The secretion of the corpus allatum hormone might be inhibited by heat-treatment directly or indirectly. Indirect inhibition could be ascribed either to inhibition of the secretion of the brain hormone, or to interference with the action of the latter on the corpus allatum. This is based on the assumption that the neurosecretory cells of the brain are involved in egg-production in the female of Rhodnius, as appears to have been demonstrated by the work of Davey (1967). At present it is impossible to decide with certainty which of these factors is operating in the case of heat-treated adults. Although the decapitation experiment described in this work demonstrates the necessity of the head for the subsequent resumption of egg formation after transfer to normal temperature, yet it does not differentiate between the various possibilities mentioned above. Detailed studies of the histochemical changes in the neuroendocrine system coupled with extirpation and implantation experiments would be necessary before this problem can be solved. It may be relevant here to mention that Wigglesworth (1964) could not observe any distinct histological changes in the neuro-secretory cells of the brain or in the corpus cardiacum in Rhodnius, but he did not exclude the possibility that such changes could be demonstrated by closer observation.
Another point of interest needs discussion. It has been shown that protein synthesis is impaired in Rhodnius larvae exposed to 36·5°C directly after feeding, that this is the primary reason underlying the arrest of growth and development, and that after transfer to normal temperature conditions growth and development are resumed again, albeit more slowly, through the activation of the endocrine system, protein synthesis and all the other metabolic responses associated with moulting (Okasha, 1968c). By analogy, it is probable that protein synthesis is impaired when reproduction is in-hibited by high temperature, and that after transfer to normal temperature, this activity is resumed in the female, again more slowly than usual, provided the head (corpus allatum?) is left intact. This suggestion might seem to contradict what has been found in the larval instars, since some 90% of Rhodnius larvae placed at 34°C immediately after feeding are able to grow and develop to the next instar (Wigglesworth, 1952; A. Y. K. Okasha, unpublished); a temperature of 34°C inhibits the reproductive activity. But it may well be that it is the synthesis of specific adult proteins which is inhibited or impaired at 34°C. Thus the enzyme systems necessary for the synthesis of the specific adult proteins have a lower heat-inactivation threshold than those necessary for the synthesis of proteins required for growth and development of the larvae.
From autoradiographic studies Vanderberg (1963) states that in allatectomized Rhodnius females there is a drastic inhibition of RNA and protein synthesis in the ovaries, fat body and mid-gut. Working on the same species Coles (1965a) reported that there are two adult-specific proteins in the haemolymph. In addition, Coles (1965 b) found that in females decapitated 24 b after feeding, no ‘yolk proteins’ accumulated in the haemolymph or in the fat body (the site of synthesis), whereas ovariectomy resulted in the accumulation of ‘yolk proteins’ in the haemolymph. Both authors concluded that the corpus allatum hormone controls the synthesis of ‘yolk proteins’. The possibility that high temperature is directly inhibiting the synthesis of specific adult proteins, or indirectly inhibiting it by somehow inactivating the corpus allatum, remains to be investigated.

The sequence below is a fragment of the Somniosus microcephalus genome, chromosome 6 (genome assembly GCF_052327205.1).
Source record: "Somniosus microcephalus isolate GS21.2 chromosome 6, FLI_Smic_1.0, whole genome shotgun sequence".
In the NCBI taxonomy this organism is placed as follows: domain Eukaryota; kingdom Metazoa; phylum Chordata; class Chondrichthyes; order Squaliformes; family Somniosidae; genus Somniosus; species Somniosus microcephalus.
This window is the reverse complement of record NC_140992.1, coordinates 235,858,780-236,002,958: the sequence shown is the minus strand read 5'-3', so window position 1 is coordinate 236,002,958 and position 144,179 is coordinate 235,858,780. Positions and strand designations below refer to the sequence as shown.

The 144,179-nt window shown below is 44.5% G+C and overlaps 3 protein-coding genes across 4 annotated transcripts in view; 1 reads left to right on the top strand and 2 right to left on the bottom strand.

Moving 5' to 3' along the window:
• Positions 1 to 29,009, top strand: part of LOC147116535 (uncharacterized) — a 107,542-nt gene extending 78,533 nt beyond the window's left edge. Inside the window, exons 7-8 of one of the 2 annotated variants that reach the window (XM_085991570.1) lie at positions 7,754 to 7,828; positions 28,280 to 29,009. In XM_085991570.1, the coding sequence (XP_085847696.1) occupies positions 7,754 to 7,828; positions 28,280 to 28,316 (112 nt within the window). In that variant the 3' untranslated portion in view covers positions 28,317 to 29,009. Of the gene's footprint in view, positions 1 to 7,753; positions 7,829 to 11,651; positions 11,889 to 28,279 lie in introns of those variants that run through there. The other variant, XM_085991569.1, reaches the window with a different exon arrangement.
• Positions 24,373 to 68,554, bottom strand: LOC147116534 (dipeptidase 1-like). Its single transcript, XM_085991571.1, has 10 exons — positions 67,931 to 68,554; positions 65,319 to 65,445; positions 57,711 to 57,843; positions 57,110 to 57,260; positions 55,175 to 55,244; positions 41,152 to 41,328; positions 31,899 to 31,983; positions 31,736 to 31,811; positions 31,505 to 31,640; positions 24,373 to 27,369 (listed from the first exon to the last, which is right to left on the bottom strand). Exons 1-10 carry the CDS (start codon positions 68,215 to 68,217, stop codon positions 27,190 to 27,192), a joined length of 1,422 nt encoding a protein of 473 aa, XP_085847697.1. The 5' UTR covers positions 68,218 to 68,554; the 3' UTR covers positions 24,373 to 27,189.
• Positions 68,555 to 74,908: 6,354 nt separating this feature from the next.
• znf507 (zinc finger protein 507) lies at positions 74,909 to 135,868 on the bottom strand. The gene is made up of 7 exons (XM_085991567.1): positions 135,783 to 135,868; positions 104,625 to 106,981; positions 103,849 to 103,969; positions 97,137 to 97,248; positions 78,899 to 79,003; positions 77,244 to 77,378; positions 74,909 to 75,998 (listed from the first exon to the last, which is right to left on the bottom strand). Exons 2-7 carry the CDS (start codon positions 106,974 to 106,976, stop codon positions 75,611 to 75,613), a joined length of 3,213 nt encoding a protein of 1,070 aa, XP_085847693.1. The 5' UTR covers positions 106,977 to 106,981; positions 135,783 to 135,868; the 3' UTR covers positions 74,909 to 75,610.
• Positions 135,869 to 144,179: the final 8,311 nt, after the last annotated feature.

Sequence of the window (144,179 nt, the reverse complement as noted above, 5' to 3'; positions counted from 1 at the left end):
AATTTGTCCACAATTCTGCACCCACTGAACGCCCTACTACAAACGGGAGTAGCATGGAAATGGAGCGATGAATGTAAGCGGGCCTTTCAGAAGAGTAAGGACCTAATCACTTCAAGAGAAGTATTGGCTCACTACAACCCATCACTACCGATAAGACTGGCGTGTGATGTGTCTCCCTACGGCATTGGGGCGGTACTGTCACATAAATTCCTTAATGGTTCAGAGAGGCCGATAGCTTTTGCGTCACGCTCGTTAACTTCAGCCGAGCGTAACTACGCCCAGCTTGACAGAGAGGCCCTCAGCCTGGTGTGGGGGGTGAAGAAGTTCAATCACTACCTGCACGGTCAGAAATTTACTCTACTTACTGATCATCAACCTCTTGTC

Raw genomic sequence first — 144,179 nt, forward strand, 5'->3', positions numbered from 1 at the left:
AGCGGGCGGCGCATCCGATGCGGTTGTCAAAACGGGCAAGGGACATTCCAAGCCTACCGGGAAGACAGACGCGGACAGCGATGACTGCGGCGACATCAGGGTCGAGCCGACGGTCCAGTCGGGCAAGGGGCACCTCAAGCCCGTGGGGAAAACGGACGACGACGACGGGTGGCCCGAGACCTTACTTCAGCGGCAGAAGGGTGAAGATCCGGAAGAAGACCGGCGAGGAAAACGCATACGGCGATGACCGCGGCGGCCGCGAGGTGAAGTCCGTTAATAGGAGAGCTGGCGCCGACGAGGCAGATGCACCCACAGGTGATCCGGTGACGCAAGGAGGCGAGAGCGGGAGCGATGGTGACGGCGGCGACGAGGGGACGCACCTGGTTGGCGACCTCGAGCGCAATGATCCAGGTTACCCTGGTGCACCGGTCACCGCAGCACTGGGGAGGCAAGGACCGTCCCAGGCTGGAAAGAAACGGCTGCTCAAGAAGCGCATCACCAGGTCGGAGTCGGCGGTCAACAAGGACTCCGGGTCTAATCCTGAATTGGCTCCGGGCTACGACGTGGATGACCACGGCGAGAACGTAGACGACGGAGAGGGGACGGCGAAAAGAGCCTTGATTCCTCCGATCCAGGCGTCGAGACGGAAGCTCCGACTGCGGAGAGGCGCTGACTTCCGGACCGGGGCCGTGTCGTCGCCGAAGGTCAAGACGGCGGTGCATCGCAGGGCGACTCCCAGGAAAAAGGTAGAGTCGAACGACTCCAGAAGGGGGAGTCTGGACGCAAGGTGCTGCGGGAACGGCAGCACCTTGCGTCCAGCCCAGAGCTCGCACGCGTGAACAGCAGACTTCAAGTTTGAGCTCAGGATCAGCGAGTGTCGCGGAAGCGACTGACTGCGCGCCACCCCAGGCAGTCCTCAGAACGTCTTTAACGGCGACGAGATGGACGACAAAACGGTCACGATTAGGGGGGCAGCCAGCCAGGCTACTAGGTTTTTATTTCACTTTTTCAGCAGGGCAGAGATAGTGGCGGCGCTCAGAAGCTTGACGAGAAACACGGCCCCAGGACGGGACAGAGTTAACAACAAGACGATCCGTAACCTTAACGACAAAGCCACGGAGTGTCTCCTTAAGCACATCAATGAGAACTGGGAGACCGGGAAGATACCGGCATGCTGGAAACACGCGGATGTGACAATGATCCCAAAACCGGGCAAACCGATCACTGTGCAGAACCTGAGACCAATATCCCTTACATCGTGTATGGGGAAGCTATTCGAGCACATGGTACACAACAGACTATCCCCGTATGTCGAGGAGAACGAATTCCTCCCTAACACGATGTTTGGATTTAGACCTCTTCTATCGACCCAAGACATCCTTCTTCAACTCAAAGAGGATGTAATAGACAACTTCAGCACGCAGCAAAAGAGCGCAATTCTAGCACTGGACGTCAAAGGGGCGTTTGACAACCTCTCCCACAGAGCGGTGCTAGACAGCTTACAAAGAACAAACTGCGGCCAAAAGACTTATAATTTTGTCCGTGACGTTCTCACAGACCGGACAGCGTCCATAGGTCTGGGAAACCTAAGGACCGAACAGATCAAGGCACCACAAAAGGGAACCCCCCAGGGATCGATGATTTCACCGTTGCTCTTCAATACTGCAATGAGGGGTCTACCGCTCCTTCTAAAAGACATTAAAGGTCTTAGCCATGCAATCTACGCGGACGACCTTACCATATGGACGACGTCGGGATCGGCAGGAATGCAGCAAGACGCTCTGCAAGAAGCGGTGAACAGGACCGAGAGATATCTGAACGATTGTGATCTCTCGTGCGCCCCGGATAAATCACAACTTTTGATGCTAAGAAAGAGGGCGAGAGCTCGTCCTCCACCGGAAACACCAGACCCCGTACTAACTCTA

Working on the larvae of Rhodnius, Zwicky & Wigglesworth (1956) correlated the cytological changes that take place in the epidermis at various times after feeding during the moulting cycle with the rate of oxygen consumption and concluded that the latter largely represents the rate of protein synthesis during growth and development. Other studies on Rhodnius larvae in which moulting has either been inhibited or temporarily arrested by heat-treatment lend support to this theory (Okasha, 1968 c, d). The curve of oxygen consumption during the reproductive cycle (Fig. 1), is an inverted U-shaped curve, thus being similar to that of endoptery-gotes during the pupal stage, and that of Rhodnius larvae when the descending part of the curve during moulting is combined with the ascending part of the curve during the next moulting cycle (Zwicky & Wigglesworth, 1956). Following the same line of thought, the course of oxygen consumption during the reproductive cycle could be regarded as a curve representing protein synthesis. Indeed, histochemical studies concerning changes that occur in the follicular epithelium of the ovary in Rhodnius during the reproductive cycle as described by Patchin & Davey (1968) support this view. It has been found, moreover, that the rate of oxygen consumption mirrors the proteolytic activity in the mid-gut of Rhodnius adults at various times after feeding (A. Y. K. Okasha, unpublished) and proteases are themselves proteins (see Thomsen & Moller. 1963). Thus, the reproductive activity in Rhodnius, which goes through cycles whose frequency is governed by the availability of a large blood-meal, is paralleled by cyclical changes in the rate of oxygen consumption, mid-gut protease activity and protein synthesis. If the above-mentioned interpretation is correct, then the different effects of high temperature upon males and upon females observed in the course of oxygen consumption may be considered as reflexions of the rates of syntheses of the specific adult proteins.
The chain of events after transferring previously heat-treated adults to normal temperature (see Okasha et al. 1970) can be visualized as follows:
(i) In the case of the female
The corpus allatum would be activated, perhaps more slowly than normally, during the first reproductive cycle that follows transfer, and in a normal manner during the subsequent cycles. Consequently, the female would be able to resume egg formation, ‘yolk protein’ synthesis, egg maturation and oviposition.
(ii) In the case of the male
There is no reason to believe that there would be a sexual difference in the heat-sensitivity of the corpus allatum, although such a possibility cannot be entirely excluded. If it is assumed that the corpus allatum hormone would be secreted in the male and yet the latter is permanently sterile, then the main reason for sterility may be due to an irreversible impairment of spermatogenesis. In Ephestia kiihniella, Norris (1933) obtained evidence that interference with spermatogenesis is the reason underlying the sterility of 100% of males exposed to 30°C. It is possible that in Rhodnius this might be coupled with lack of secretion in the accessory glands in case of the corpus allatum remaining inactive after transfer or its hormone being ineffective.
I am deeply indebted to Professor Sir Vincent B. Wigglesworth for his help and guidance during the course of this work and for his critical reading of the manuscript.